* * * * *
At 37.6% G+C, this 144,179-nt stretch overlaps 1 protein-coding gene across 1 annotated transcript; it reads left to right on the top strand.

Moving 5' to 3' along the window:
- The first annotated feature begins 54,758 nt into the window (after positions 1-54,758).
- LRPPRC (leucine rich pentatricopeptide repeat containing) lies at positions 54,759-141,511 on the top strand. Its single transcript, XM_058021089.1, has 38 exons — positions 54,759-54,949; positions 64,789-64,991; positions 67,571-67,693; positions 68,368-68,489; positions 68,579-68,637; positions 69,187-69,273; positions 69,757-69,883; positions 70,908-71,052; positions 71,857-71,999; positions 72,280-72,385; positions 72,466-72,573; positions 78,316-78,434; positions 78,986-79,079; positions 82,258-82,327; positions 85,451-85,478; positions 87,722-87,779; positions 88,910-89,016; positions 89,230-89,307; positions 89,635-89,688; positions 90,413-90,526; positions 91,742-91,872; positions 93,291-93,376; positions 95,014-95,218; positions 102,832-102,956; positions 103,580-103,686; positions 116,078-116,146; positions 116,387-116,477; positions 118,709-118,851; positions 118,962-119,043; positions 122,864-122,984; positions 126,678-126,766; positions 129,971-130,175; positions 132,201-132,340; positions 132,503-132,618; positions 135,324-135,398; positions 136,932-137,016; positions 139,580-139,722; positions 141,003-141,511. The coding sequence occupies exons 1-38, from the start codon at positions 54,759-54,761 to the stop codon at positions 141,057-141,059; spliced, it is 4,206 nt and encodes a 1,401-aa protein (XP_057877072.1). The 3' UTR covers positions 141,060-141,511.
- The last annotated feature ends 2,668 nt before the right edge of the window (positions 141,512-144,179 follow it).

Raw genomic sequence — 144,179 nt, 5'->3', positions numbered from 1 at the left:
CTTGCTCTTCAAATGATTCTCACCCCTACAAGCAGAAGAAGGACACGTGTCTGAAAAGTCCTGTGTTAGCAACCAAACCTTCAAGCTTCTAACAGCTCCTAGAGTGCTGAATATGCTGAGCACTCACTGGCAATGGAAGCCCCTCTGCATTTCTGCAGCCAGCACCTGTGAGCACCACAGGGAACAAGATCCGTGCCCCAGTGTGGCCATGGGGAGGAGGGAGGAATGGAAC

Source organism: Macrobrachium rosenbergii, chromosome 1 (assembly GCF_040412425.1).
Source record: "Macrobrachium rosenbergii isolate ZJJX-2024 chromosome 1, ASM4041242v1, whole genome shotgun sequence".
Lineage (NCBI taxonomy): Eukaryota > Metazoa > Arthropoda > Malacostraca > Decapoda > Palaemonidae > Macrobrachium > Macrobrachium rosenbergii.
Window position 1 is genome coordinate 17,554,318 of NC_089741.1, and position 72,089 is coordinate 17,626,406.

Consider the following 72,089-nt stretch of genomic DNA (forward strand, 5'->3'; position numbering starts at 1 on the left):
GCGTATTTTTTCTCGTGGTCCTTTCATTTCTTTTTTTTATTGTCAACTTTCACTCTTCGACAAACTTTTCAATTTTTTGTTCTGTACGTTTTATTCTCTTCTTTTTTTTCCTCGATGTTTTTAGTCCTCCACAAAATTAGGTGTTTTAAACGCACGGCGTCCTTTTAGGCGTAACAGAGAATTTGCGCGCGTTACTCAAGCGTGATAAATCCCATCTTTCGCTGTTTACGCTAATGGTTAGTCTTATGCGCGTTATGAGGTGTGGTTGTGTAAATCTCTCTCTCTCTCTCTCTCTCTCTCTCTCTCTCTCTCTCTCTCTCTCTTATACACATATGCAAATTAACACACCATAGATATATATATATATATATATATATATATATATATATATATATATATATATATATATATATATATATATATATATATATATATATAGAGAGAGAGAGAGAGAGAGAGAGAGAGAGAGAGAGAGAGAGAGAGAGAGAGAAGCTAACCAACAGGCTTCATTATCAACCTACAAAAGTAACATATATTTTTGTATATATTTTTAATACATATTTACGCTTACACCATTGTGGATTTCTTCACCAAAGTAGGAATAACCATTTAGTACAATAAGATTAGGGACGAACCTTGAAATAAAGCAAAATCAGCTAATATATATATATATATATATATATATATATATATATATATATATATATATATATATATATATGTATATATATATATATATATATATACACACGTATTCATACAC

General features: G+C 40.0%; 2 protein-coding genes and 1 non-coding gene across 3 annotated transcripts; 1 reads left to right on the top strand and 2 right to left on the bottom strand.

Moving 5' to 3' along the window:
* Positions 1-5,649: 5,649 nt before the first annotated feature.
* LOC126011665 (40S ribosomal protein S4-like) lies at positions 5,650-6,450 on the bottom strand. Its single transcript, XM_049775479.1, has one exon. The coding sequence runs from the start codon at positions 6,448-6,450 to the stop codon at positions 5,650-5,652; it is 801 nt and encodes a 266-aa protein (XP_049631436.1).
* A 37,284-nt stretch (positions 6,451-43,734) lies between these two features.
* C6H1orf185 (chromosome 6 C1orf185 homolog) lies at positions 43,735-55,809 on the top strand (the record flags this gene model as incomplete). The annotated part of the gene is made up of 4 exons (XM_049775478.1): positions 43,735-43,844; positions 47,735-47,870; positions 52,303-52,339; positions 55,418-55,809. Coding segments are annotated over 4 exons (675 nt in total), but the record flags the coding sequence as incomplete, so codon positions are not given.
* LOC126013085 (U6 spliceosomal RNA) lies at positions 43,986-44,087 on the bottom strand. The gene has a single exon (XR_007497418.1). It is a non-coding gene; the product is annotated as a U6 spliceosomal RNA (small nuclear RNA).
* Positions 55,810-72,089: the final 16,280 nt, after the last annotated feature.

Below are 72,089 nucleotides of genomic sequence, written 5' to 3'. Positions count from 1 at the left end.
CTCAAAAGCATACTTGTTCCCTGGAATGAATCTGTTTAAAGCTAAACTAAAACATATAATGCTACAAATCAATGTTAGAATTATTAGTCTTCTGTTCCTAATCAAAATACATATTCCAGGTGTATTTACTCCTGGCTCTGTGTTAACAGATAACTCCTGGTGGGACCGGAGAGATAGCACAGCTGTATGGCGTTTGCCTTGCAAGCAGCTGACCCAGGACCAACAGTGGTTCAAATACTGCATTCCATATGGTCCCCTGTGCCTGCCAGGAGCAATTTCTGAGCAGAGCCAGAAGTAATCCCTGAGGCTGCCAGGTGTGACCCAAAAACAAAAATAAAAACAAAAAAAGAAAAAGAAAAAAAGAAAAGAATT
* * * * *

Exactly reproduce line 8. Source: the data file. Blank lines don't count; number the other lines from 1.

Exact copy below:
Source organism: Macrobrachium rosenbergii, chromosome 1 (assembly GCF_040412425.1).